August 8, 2015


Labour centrists like me aren't cynics: we're the truly ethical wing of the left : Corbynites are kidding themselves if they think that 'pure' socialism is the path to hope and change (Jonathan Jones, 8 August 2015, The Guardian)

What some people are pleased to call "hope" ended for me in a Moscow taxi in the early 1990s. I was in the front and reached for my seatbelt, but the driver stopped me because seatbelts were just another bit of unmourned communist authoritarianism. Hurtling through Moscow in that rickety car I suddenly understood the incredible desire for freedom that had recently smashed the Berlin Wall.

I was witnessing the death of a monstrous lie in which I had somehow, through a mixture of idealism, anger, alienation and intellectual pride, managed to implicate myself. Not long before the Berlin Wall was overwhelmed, I was invited to join the Communist Party of Great Britain (CPGB) in the Cambridge branch of Sainsburys. I said yes. It was the culmination of my student years as a serious and committed Marxist.

Now here I was in Russia, eating soup swimming with sausage fat in the decaying hostel of the Komsomol - the international communist youth league founded in Moscow in 1918 - realising that I had subscribed to a world view whose actual existing, concrete and cardboard reality was one of the most inhuman and murderous follies ever dreamed up in the fevered minds of zealous thinkers.

Karl Marx was a gentle man, but his ideas would lead to human suffering almost unequalled in the history of the world. On the best current figures, about 6 million Russians were murdered in the era of Joseph Stalin - and that's before you factor in the sufferings of eastern Europe from 1945 onwards, or the other revolutions from China to Cuba.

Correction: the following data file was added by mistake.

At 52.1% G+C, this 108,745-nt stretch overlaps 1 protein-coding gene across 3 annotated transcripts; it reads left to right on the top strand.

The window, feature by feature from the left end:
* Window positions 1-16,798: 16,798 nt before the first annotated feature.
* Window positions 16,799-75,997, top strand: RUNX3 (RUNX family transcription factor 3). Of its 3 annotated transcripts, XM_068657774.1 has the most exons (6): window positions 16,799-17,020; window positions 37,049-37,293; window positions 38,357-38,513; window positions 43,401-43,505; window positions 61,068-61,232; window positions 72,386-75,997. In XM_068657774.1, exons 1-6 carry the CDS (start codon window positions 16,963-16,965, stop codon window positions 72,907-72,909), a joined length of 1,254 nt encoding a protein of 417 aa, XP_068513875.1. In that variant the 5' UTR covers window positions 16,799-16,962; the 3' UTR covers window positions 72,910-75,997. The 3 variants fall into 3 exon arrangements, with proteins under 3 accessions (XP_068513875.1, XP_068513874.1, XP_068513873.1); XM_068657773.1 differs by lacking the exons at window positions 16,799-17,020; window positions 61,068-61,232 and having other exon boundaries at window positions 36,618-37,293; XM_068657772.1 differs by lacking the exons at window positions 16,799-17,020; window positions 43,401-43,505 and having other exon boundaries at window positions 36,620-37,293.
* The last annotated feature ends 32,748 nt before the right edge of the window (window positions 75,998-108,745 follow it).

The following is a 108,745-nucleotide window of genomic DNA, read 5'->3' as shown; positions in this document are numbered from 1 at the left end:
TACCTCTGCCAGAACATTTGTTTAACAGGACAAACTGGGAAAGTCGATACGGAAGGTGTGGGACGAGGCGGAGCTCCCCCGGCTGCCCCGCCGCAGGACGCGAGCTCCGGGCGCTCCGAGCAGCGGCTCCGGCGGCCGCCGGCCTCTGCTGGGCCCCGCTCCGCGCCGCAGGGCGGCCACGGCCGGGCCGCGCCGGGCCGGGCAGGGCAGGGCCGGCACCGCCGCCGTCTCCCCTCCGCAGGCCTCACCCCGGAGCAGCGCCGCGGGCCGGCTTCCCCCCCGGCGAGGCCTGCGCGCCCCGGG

Today, the terrifying reality of Marxism in power has been consigned mercifully to the history books, but it has strange echoes. Clearly, Jeremy Corbyn is no Stalin, or Lenin, or Mao Zedong, just a long-serving British MP, but Marxist ideas live again in some spectral form in Corbyn's runaway campaign and the enthusiasm of his supporters for a truly socialist Labour party. In one of the unspun answers that makes him appear authentic to supporters, Corbyn called Marx "a fascinating figure who observed a great deal and from whom we can learn a great deal".

Thus far--since Maggie brought the Third Way from Chile/the Chicago School--the two major parties throughout the Anglosphere have managed to avoid nominating party leaders of the pure First Way or Second Way.  But in Bernie Sanders and  Jeremy Corbyn we see the temptation.  One doubts their parties are that suicidal, when push comes to shove, but it would be interesting to see if they'd ever recover.

Posted by at August 8, 2015 7:03 AM

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